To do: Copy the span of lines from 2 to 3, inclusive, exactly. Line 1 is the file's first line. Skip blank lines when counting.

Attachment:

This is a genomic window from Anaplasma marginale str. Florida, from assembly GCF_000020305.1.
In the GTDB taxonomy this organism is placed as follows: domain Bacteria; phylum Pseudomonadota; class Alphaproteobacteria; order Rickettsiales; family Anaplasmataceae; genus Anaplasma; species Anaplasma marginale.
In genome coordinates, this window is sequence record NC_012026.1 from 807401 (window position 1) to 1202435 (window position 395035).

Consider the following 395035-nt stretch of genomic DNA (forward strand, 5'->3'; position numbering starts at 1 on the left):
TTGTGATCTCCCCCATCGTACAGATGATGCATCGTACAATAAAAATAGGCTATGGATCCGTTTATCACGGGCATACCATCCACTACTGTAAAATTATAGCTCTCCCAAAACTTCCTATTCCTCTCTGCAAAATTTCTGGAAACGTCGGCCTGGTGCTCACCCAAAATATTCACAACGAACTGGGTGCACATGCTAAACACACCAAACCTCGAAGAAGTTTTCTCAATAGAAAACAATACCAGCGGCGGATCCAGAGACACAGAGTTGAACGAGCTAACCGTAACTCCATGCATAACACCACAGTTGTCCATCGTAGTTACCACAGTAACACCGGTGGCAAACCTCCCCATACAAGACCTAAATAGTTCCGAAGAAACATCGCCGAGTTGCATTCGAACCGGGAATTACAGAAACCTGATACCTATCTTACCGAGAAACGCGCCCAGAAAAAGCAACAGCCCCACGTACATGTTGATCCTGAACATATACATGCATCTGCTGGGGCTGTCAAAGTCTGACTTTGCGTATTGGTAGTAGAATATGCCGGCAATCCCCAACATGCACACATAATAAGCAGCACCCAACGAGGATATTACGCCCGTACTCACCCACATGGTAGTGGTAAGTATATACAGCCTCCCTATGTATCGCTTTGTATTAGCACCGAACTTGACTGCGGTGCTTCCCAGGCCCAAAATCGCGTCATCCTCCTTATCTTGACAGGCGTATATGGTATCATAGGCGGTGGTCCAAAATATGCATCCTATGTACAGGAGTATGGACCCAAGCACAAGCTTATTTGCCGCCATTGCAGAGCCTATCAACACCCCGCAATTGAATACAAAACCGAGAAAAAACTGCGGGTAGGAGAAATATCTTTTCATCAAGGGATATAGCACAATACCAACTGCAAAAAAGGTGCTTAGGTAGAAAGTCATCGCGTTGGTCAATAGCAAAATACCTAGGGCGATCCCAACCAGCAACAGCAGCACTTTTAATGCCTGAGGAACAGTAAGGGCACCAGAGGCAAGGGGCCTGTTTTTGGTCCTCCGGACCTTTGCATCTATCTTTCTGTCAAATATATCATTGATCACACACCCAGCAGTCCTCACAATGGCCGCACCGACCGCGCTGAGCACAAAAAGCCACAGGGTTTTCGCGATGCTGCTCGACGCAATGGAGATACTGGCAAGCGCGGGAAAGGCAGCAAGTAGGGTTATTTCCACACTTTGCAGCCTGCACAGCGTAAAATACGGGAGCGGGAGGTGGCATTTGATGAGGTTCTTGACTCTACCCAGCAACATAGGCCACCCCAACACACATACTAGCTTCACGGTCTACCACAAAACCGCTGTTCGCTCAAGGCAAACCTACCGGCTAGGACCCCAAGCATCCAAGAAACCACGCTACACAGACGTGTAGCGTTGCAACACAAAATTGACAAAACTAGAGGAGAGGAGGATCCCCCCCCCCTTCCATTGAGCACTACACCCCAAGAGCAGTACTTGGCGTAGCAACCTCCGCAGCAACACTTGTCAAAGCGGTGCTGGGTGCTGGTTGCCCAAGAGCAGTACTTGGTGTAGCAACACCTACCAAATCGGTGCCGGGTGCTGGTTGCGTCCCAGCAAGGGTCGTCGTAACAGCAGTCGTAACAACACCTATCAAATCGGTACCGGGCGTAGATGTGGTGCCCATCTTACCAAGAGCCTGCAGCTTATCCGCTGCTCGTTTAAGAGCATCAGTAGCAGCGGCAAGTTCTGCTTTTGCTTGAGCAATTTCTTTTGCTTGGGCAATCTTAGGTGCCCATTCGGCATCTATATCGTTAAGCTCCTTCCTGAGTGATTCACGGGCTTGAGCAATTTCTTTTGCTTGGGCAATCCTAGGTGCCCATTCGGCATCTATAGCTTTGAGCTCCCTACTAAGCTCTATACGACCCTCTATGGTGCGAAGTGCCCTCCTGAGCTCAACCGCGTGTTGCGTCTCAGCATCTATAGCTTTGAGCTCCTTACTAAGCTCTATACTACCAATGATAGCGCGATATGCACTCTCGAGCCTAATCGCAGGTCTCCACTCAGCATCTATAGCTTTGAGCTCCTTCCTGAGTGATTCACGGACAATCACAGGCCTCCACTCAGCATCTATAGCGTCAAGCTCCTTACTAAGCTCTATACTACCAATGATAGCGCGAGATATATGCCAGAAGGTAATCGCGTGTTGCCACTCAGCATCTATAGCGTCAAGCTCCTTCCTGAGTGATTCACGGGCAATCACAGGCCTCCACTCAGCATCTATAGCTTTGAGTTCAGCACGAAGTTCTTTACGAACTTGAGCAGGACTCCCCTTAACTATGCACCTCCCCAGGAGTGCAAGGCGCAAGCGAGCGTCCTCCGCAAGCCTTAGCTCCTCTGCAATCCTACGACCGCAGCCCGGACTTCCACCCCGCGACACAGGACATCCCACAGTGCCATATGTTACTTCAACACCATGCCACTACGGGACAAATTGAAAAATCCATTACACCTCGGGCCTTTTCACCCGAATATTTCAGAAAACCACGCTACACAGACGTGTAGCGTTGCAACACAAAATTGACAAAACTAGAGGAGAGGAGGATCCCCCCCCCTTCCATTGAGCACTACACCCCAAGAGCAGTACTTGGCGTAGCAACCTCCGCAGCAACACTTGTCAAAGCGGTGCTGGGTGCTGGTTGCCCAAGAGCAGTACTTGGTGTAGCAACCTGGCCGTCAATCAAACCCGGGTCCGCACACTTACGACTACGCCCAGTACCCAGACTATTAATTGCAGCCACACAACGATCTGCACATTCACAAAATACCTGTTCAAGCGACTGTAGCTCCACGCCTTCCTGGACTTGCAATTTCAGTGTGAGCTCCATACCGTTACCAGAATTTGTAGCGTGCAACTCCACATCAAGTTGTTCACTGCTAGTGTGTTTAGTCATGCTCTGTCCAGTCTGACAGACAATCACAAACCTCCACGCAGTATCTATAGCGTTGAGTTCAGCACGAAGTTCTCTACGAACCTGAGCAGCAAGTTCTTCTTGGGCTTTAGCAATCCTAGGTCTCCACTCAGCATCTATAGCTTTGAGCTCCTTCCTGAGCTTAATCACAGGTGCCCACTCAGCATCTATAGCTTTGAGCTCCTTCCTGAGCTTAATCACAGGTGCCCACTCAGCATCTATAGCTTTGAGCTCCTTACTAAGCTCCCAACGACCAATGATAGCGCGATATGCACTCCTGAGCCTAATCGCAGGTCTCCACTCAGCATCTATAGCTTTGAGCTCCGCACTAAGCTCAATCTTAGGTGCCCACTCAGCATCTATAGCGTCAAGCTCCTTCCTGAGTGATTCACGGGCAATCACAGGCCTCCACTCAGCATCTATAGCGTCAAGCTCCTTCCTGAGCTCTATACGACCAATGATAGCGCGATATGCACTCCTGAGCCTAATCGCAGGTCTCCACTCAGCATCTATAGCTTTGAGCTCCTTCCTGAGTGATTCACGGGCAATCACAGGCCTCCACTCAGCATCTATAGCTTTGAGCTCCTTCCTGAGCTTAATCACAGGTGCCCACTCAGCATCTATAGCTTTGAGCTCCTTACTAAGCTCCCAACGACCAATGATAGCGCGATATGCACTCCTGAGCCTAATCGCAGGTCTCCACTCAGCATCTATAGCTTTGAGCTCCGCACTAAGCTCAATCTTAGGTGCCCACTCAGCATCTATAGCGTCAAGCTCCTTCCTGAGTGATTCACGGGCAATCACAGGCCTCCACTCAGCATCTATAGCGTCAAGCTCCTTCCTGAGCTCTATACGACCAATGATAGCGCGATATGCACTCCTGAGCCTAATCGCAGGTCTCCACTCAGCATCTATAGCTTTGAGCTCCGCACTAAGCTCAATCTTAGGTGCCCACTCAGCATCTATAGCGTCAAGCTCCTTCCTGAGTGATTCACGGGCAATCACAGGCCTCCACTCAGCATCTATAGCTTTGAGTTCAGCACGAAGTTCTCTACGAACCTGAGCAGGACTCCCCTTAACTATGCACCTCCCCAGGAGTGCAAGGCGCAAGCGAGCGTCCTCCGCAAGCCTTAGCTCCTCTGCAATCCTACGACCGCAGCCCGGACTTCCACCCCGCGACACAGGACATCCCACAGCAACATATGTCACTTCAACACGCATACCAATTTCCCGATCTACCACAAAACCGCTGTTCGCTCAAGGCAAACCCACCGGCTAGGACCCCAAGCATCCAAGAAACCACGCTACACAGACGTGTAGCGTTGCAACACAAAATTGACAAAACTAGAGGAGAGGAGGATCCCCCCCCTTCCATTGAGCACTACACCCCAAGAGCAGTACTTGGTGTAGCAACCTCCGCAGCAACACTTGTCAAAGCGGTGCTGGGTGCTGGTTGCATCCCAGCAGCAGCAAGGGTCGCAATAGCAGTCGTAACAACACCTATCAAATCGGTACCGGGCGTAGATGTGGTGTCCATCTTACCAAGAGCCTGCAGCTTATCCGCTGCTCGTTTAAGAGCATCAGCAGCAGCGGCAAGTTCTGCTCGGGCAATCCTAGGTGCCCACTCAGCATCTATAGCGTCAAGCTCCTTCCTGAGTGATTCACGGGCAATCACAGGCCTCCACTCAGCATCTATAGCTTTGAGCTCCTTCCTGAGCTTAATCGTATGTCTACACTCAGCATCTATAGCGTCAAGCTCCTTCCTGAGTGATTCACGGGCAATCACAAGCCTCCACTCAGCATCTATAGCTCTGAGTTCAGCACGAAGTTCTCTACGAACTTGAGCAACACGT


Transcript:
In the GTDB taxonomy this organism is placed as follows: domain Bacteria; phylum Pseudomonadota; class Alphaproteobacteria; order Rickettsiales; family Anaplasmataceae; genus Anaplasma; species Anaplasma marginale.
In genome coordinates, this window is sequence record NC_012026.1 from 807401 (window position 1) to 1202435 (window position 395035).